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If a sequence ${f_i},f \in {L^p}([0,1]){\kern 1pt} {\kern 1pt} (1 < p < \infty )$ such that ${f_i}$ converges weakly to $f$ and ${\left\| {{f_i}} \right\|_p} \to {\left\| f \right\|_p}$, then is ${\left\| {{f_i} - f} \right\|_p} \to 0$ right?

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Right. (more characters) –  Jonas Teuwen Oct 24 '11 at 16:12
    
Yes. This is called the Radon-Riesz property. –  Mark Oct 24 '11 at 16:41
    
I also heard the name "Kadec-Klee property" and another name which I forgot... –  Dirk Oct 24 '11 at 18:46

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up vote 5 down vote accepted

Assume WLOG that $\|f_i\| = \|f\| = 1$. Assume that we don't have convergence of $f_n$ to $f$ in norm. So by local uniform convexity we have a subsequence of $(f_n)$ still denoted by $f_n$ such that

$$\left \|\frac{f_n + f}{2}\right \| < C < 1 \text{ for all $n$}.\tag{1}$$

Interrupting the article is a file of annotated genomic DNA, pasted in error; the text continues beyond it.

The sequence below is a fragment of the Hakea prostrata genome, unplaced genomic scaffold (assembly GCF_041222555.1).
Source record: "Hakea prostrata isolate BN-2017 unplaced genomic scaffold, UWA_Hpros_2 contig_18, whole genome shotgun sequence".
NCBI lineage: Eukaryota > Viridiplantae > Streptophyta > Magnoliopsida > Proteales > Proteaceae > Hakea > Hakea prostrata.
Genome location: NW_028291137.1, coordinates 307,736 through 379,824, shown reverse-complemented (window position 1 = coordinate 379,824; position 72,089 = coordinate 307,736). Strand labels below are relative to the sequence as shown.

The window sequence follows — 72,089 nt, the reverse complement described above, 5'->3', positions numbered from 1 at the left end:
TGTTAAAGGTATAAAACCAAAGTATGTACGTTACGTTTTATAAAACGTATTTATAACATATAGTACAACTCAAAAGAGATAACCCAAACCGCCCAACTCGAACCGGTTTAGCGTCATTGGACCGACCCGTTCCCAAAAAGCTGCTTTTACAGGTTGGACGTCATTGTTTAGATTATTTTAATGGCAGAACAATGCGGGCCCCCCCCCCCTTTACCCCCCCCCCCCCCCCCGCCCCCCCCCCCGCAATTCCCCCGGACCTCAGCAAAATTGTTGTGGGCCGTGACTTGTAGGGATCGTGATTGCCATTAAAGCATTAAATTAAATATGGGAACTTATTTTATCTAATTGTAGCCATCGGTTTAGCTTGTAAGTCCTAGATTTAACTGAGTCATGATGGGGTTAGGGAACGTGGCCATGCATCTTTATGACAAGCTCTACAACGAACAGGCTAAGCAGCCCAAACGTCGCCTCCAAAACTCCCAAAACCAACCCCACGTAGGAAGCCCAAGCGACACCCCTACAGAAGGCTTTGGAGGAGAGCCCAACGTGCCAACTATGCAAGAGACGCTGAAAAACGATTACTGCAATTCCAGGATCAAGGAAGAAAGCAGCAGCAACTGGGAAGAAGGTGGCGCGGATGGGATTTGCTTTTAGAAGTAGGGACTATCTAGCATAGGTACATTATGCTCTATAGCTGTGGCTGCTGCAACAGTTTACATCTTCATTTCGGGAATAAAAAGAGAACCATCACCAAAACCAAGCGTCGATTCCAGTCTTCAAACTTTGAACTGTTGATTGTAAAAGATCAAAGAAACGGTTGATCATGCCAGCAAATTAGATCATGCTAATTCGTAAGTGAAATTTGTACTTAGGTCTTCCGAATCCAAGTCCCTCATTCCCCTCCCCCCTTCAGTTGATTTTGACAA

By Hahn-Banach there is a $\varphi \in L^q$ such that $\varphi(f) = 1$ and $\|\varphi\| = 1$.

For this $\varphi$ $(1)$ implies that $|\varphi(f_n) + 1| < 2C$, hence $f_n$ does not converge weakly to $f$.

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Very nice. This is an easily rememeberable proof. –  Olivier Bégassat Oct 24 '11 at 17:09
    
Very cool application of uniform convexity and it occurs to me that in Adam's book he has given an elementary proof of Riesz representation theorem by the same methods. –  Hezudao Oct 25 '11 at 9:39

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